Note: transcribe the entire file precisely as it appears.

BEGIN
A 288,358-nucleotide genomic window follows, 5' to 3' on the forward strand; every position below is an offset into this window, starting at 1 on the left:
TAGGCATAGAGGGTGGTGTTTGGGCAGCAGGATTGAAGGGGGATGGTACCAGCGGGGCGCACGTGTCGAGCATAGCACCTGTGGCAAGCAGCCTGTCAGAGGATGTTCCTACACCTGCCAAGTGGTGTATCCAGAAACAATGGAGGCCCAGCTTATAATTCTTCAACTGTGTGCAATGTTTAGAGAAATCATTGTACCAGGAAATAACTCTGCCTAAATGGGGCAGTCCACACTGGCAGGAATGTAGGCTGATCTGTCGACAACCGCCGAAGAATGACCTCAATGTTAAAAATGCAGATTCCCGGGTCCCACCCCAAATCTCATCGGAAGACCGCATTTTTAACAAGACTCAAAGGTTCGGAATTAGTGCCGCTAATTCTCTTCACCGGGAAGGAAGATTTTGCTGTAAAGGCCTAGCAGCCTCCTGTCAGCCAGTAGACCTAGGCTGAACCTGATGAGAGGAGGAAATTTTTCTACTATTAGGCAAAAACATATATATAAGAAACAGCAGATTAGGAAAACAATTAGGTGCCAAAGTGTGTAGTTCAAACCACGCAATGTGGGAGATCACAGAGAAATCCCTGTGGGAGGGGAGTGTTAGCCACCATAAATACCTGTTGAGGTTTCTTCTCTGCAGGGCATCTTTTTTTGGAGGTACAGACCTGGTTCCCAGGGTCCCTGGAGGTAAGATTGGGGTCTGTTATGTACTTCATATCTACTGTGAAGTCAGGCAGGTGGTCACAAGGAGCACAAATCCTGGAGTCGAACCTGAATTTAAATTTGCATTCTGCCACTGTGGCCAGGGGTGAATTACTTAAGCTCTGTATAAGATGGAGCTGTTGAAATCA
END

A 288,358-nucleotide genomic window follows, 5' to 3' on the forward strand; every position below is an offset into this window, starting at 1 on the left:
TAGGCATAGAGGGTGGTGTTTGGGCAGCAGGATTGAAGGGGGATGGTACCAGCGGGGCGCACGTGTCGAGCATAGCACCTGTGGCAAGCAGCCTGTCAGAGGATGTTCCTACACCTGCCAAGTGGTGTATCCAGAAACAATGGAGGCCCAGCTTATAATTCTTCAACTGTGTGCAATGTTTAGAGAAATCATTGTACCAGGAAATAACTCTGCCTAAATGGGGCAGTCCACACTGGCAGGAATGTAGGCTGATCTGTCGACAACCGCCGAAGAATGACCTCAATGTTAAAAATGCAGATTCCCGGGTCCCACCCCAAATCTCATCGGAAGACCGCATTTTTAACAAGACTCAAAGGTTCGGAATTAGTGCCGCTAATTCTCTTCACCGGGAAGGAAGATTTTGCTGTAAAGGCCTAGCAGCCTCCTGTCAGCCAGTAGACCTAGGCTGAACCTGATGAGAGGAGGAAATTTTTCTACTATTAGGCAAAAACATATATATAAGAAACAGCAGATTAGGAAAACAATTAGGTGCCAAAGTGTGTAGTTCAAACCACGCAATGTGGGAGATCACAGAGAAATCCCTGTGGGAGGGGAGTGTTAGCCACCATAAATACCTGTTGAGGTTTCTTCTCTGCAGGGCATCTTTTTTTGGAGGTACAGACCTGGTTCCCAGGGTCCCTGGAGGTAAGATTGGGGTCTGTTATGTACTTCATATCTACTGTGAAGTCAGGCAGGTGGTCACAAGGAGCACAAATCCTGGAGTCGAACCTGAATTTAAATTTGCATTCTGCCACTGTGGCCAGGGGTGAATTACTTAAGCTCTGTATAAGATGGAGCTGTTGAAATCA